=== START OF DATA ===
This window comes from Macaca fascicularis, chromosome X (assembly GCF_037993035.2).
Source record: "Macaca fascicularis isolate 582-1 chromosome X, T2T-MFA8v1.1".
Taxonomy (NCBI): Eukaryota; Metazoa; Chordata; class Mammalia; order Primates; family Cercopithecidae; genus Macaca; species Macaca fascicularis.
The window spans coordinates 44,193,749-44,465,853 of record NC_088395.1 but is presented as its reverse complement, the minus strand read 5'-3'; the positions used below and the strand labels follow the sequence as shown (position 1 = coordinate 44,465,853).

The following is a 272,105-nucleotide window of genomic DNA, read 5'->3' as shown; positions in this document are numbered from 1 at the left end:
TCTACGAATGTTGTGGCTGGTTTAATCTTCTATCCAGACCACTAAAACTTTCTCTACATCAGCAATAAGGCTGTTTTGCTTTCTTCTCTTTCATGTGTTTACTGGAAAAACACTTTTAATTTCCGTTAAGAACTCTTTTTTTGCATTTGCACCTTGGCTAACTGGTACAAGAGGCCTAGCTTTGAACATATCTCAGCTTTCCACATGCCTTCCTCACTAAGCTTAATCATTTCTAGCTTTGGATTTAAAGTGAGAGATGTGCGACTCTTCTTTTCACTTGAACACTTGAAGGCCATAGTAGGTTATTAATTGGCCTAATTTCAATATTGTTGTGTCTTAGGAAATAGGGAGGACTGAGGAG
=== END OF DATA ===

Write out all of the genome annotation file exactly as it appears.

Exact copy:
This window comes from Macaca fascicularis, chromosome X (assembly GCF_037993035.2).
Source record: "Macaca fascicularis isolate 582-1 chromosome X, T2T-MFA8v1.1".
Taxonomy (NCBI): Eukaryota; Metazoa; Chordata; class Mammalia; order Primates; family Cercopithecidae; genus Macaca; species Macaca fascicularis.
The window spans coordinates 44,193,749-44,465,853 of record NC_088395.1 but is presented as its reverse complement, the minus strand read 5'-3'; the positions used below and the strand labels follow the sequence as shown (position 1 = coordinate 44,465,853).

The following is a 272,105-nucleotide window of genomic DNA, read 5'->3' as shown; positions in this document are numbered from 1 at the left end:
TCTACGAATGTTGTGGCTGGTTTAATCTTCTATCCAGACCACTAAAACTTTCTCTACATCAGCAATAAGGCTGTTTTGCTTTCTTCTCTTTCATGTGTTTACTGGAAAAACACTTTTAATTTCCGTTAAGAACTCTTTTTTTGCATTTGCACCTTGGCTAACTGGTACAAGAGGCCTAGCTTTGAACATATCTCAGCTTTCCACATGCCTTCCTCACTAAGCTTAATCATTTCTAGCTTTGGATTTAAAGTGAGAGATGTGCGACTCTTCTTTTCACTTGAACACTTGAAGGCCATAGTAGGTTATTAATTGGCCTAATTTCAATATTGTTGTGTCTTAGGAAATAGGGAGGACTGAGGAG